When Individuals Seek Death At The Hands Of The Police: Analyzing The Legal And Policy Implications Of Suicide-By-Cop And Why Police Office Should Use Nonlethal Force In Dealing With Suicidal Suspects, Rahi Azizi 2009 University of California, Berkeley

When Individuals Seek Death At The Hands Of The Police: Analyzing The Legal And Policy Implications Of Suicide-By-Cop And Why Police Office Should Use Nonlethal Force In Dealing With Suicidal Suspects, Rahi Azizi

Rahi Azizi

The term “suicide-by-cop” refers to incidents in which a suicidal person intentionally goads the police into killing him because he is unwilling to take his own life. Many journalists have written newspaper articles on suicide-by-cop, but legal literature on this unique category of police killings remains scarce. This article hopes to change that. Part of my purpose is to examine suicide-by-cop from a sociological standpoint and determine its prevalence, particularly within lower income communities. But my purpose does not stop there. I make two principle arguments. First, suicide-by-cop poses a tangible threat of litigation to police departments. Because suicide-by-cop incidents ...


Evolving Away From Evolving Standards Of Decency, John F. Stinneford 2009 University of Florida Levin College of Law

Evolving Away From Evolving Standards Of Decency, John F. Stinneford

John F. Stinneford

No abstract provided.


The Three Errors: Pathways To False Confession And Wrongful Conviction, Richard A. Leo, Steven A. Drizin 2009 University of San Francisco

The Three Errors: Pathways To False Confession And Wrongful Conviction, Richard A. Leo, Steven A. Drizin

Richard A. Leo

Research has demonstrated that false confessors whose cases are not dismissed before trial are often convicted despite their innocence. In order to prevent such wrongful convictions, criminal justice officials must better understand the role that false confessions play in creating and perpetuating miscarriages of justice. This chapter examines police-induced false confessions and analyzes three sequential errors that occur in the social production of every false confession: investigators first misclassify an innocent person as guilty; they next subject him to a guilt-presumptive, accusatory interrogation that invariably involves lies about evidence and often the repeated use of implicit and/or explicit promises ...


Constitutional Entrenchment: Questions Of Legal Possibility And Moral Desirability In The United Kingdom, Hin-yan Liu 2009 University of London - King's College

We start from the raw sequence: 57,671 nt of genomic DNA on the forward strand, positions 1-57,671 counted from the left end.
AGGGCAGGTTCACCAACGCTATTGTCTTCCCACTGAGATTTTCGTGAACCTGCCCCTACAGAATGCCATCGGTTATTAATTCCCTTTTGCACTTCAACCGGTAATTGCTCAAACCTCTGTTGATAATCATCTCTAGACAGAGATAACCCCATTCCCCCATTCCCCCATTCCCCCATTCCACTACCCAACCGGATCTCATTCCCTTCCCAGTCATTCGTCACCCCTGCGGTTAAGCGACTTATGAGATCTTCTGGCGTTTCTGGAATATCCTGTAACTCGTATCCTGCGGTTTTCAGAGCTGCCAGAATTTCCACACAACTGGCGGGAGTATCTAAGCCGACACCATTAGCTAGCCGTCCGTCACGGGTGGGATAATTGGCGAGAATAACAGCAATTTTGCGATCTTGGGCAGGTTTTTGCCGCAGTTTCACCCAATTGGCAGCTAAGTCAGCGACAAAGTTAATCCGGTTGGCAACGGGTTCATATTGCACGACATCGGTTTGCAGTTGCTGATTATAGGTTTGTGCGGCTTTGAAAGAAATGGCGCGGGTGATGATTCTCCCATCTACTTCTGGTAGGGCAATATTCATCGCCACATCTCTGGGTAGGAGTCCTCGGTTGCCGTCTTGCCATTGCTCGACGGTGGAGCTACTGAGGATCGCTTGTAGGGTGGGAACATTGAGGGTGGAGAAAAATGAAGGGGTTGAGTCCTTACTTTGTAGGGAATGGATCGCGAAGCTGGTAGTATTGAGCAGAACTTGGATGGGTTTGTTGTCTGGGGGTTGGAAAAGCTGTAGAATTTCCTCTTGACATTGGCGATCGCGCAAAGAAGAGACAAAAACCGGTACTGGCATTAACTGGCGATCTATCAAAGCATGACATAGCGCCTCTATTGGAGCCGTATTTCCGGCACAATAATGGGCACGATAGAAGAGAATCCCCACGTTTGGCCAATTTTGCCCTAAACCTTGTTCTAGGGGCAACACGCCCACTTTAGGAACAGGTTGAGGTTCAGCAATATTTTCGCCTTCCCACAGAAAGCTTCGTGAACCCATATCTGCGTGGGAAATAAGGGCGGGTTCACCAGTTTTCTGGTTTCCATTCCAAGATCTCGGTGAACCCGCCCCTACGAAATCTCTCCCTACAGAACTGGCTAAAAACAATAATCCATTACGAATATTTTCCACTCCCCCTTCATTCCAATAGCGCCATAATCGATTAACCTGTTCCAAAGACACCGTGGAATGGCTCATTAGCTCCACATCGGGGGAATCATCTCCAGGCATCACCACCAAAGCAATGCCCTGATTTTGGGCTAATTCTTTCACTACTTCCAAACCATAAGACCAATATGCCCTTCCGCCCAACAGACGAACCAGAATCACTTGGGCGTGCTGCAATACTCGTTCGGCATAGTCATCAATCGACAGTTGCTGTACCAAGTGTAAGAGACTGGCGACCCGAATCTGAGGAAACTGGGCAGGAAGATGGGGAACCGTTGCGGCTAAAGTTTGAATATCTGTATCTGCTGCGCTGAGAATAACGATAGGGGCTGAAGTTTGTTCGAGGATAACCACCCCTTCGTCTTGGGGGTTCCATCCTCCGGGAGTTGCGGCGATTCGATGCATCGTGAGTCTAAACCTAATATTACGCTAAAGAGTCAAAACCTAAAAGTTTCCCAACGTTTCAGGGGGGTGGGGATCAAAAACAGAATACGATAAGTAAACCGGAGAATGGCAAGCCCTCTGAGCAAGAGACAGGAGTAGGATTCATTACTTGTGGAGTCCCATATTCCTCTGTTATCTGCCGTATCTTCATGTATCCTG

Constitutional Entrenchment: Questions Of Legal Possibility And Moral Desirability In The United Kingdom, Hin-Yan Liu

Hin-Yan Liu

This Note seeks to revisit the possibility of entrenching legal provisions within the constitutional system of the United Kingdom (UK). The supremacy of parliament within the UK has traditionally meant that it is unable to bind its successors, thus frustrating legislative attempts at entrenchment. Three important commonwealth cases suggest a possibility of successful procedural entrenchment, but an essential difference — the supremacy of the UK parliament — is likely to prevent this transplant into the UK. The availability of European Community law supremacy hints at the possibility of legislative entrenchment but its boundaries have not been established. The Notes also discusses the ...


Forensic Science Evidence And Judicial Bias In Criminal Cases, Hon. Donald E. Shelton 2009 Eastern Michigan University

Forensic Science Evidence And Judicial Bias In Criminal Cases, Hon. Donald E. Shelton

Hon. Donald E. Shelton

Although DNA exonerations and the NAS report have raised serious questions about the validity of many traditional non-DNA forms of forensic science evidence, criminal court judges continue to admit virtually all prosecution-proferred expert testimony. It is is suggested that this is the result of a systemic pro-prosecution bias by judges that is reflected in admissibility decisions. These "attitudinal blinders" are especially prevalent in state criminal trial and appellate courts.